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Russia's parliamentary speaker condemned Thursday the start of the exhumation and reburial of 13 fallen WWII Soviet soldiers in the Estonian capital as obscurantism
Russia's parliamentary speaker condemned Thursday the start of the exhumation and reburial of 13 fallen WWII Soviet soldiers in the Estonian capital as obscurantism. Estonia started work Thursday to relocate the soldiers buried by the Bronze Soldier statue in central Tallinn to a military cemetery on the outskirts of the capital in a move that could further strain relations with Moscow, which has accused the Baltic state of encouraging Nazism and discrimination against ethnic Russians. "If the Nazis could not cope with living [soldiers], the Estonian government is trying to cope with dead ones," said Boris Gryzlov, chairman of the State Duma, parliament's lower house. The Moscow mayor joined the criticism of the action, calling it "wild vandalism" and an attempt to rewrite history unacceptable for a civilized state. "They are humiliating the remains of those who ousted Nazis from Estonian soil," Yury Luzhkov said. "They are actually justifying Nazism." Police cordoned off the area around the memorial in the run up to May 9 VE Day. The six-foot statue, which could also be dismantled and relocated, has become a rallying point for ethnic Russians. Following clashes with Estonian nationalists near the statues the authorities called for the Bronze Statue and other monuments "dividing society" to be removed. Estonia's prime minister said earlier Thursday the work, being done under a Defense Ministry recommendation in mid-March, could last two weeks to four months. Andrus Ansip also said the central square was not a proper burial place. "We cannot talk of respect for wartime graves, when people stage rallies, wave flags and consume alcohol there," the premier said, adding the Soviet soldiers would be laid to rest a military cemetery on the outskirts of Tallinn. Kosachev also said the Russian government could consider economic measures against the Baltic state, echoing an earlier debate on energy sanctions against the ex-Soviet republic. "There is no need to impose official sanctions, but ... Russian authorities' action will be very effective and will have an extremely painful effect on the Estonian economy," the lawmaker said, adding the removal of the statue would only deepen the split in Estonian society. But the Estonian premier earlier dismissed the threats, citing growing tourist flows from Russia and booming trade. Kosachev said Moscow could refer the case to the European Union, the Organization for Security and Organization in Europe, and NATO. Moscow already initiated a resolution to condemn plans by the EU member to remove the memorial at the Council of Europe earlier April. The Russian delegation in Strasbourg also insisted the European body address the recent closure by Polish authorities of a Russian exhibition at Poland's Auschwitz death camp memorial, and Hungarian radicals' plans to remove a Soviet WWII memorial from central Budapest. The governor of the Russian enclave region in the Baltics has meanwhile suggested moving the Bronze Soldier to Kaliningrad.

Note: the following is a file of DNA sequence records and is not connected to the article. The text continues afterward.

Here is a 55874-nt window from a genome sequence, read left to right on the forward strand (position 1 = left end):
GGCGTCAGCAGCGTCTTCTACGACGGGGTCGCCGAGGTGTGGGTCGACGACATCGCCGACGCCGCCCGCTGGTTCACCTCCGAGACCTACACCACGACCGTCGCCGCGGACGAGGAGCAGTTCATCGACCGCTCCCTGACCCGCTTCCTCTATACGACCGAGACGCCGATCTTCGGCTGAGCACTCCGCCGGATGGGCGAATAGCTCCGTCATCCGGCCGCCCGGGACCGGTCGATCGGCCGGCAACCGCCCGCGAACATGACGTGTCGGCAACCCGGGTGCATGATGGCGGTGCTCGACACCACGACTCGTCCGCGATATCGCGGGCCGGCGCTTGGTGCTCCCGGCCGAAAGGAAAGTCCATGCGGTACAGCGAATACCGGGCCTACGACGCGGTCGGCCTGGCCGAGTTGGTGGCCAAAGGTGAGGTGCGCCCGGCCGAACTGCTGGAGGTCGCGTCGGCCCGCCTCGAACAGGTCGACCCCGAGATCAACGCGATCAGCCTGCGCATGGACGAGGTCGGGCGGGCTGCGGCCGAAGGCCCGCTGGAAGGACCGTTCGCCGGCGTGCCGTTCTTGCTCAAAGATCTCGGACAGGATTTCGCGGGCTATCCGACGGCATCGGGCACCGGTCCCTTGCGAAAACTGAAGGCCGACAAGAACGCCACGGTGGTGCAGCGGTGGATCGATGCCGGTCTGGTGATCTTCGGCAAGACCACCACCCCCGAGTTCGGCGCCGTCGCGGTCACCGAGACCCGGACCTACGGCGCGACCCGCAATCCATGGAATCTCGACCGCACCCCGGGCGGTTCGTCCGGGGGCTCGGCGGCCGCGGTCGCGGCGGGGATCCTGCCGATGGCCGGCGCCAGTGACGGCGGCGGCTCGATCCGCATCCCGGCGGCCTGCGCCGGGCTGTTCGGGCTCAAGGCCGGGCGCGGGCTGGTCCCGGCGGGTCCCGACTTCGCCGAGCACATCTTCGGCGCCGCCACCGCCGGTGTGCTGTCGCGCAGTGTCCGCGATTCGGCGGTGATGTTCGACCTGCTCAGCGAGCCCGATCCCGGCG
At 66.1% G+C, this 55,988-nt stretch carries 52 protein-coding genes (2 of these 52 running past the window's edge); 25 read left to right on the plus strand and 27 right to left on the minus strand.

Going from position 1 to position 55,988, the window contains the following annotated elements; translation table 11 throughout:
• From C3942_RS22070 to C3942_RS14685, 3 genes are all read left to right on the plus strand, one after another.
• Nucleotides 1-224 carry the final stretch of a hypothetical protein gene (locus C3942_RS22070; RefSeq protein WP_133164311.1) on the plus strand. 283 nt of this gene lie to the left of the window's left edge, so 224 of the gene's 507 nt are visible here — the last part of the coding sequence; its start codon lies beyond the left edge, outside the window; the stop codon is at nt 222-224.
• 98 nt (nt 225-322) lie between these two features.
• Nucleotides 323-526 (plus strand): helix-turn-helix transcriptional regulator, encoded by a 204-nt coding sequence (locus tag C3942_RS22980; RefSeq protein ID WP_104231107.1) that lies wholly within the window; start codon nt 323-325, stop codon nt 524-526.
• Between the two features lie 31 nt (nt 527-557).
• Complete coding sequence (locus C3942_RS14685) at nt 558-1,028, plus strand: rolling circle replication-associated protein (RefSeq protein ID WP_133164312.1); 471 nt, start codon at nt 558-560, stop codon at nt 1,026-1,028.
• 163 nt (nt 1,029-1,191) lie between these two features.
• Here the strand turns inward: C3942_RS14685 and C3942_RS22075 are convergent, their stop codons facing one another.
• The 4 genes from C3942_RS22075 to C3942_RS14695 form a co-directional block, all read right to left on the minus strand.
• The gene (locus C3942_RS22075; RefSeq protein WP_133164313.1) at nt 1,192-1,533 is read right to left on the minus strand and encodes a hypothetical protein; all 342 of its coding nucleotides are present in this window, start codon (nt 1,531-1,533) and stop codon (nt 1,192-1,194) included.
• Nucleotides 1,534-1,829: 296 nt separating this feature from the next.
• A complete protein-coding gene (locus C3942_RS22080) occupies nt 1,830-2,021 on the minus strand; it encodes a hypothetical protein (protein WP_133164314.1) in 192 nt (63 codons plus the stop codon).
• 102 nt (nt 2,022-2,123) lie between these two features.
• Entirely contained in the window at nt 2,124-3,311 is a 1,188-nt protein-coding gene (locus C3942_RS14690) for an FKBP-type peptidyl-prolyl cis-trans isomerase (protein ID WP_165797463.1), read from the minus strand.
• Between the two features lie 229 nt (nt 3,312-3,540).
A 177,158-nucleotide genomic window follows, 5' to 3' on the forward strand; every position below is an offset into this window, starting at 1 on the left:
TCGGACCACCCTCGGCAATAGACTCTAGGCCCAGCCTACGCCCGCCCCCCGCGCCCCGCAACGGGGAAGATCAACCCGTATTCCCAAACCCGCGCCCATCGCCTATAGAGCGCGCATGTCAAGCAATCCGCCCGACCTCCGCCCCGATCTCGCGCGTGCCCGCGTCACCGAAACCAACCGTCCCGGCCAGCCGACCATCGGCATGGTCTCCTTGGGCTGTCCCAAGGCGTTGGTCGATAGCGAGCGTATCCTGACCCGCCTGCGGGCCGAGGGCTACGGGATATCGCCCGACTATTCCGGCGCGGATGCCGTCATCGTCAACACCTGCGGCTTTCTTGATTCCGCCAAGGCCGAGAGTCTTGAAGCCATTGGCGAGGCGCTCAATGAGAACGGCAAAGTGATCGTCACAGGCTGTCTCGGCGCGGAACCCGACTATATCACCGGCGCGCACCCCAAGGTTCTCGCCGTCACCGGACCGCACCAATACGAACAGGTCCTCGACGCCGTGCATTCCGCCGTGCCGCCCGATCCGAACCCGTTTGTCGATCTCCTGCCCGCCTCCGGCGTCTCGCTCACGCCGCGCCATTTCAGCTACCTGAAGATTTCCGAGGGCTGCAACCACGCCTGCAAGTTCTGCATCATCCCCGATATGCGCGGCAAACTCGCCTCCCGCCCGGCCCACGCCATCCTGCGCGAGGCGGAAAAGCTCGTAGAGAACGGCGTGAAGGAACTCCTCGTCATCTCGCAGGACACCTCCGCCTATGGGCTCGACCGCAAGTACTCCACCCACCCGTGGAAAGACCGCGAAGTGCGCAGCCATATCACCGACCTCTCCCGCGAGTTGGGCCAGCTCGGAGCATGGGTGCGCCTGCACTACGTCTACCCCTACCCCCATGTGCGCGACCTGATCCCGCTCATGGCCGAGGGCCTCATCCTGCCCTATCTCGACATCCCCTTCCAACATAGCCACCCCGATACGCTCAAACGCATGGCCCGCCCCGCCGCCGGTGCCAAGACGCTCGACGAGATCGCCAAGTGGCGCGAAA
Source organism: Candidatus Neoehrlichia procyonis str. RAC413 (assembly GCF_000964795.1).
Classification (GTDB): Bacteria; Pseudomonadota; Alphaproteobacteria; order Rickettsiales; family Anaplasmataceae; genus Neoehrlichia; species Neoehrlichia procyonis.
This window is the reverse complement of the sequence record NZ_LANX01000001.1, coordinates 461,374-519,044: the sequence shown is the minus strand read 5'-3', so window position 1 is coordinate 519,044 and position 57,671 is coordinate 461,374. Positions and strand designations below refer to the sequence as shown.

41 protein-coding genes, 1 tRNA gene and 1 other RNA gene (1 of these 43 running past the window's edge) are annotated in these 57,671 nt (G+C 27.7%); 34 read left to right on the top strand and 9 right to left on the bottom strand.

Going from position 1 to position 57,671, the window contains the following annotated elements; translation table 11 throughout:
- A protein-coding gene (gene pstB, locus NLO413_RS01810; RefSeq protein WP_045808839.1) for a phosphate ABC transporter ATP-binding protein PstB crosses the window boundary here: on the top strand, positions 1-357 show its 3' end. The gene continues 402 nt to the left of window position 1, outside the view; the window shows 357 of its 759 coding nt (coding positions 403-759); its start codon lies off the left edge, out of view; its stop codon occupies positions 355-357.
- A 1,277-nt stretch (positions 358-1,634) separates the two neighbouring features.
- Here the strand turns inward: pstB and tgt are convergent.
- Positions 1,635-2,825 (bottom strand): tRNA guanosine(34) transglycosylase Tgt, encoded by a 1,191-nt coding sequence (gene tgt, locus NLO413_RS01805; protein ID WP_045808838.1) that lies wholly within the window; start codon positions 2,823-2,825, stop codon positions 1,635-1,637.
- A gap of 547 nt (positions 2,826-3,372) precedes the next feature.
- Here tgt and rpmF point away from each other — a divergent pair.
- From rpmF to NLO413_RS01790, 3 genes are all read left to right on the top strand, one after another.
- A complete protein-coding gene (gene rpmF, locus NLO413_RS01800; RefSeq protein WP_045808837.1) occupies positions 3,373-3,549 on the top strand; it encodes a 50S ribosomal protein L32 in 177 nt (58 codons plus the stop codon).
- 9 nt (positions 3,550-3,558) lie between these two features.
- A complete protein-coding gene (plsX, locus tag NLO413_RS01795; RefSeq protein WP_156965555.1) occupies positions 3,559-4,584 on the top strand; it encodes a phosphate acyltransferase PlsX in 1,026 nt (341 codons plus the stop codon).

Print Russia's parliamentary speaker condemned Thursday the start of the exhumation and reburial of 13 fallen WWII Soviet soldiers in the Estonian capital as obscurantism Bookmark Russia's parliamentary speaker condemned Thursday the start of the exhumation and reburial of 13 fallen WWII Soviet soldiers in the Estonian capital as obscurantism

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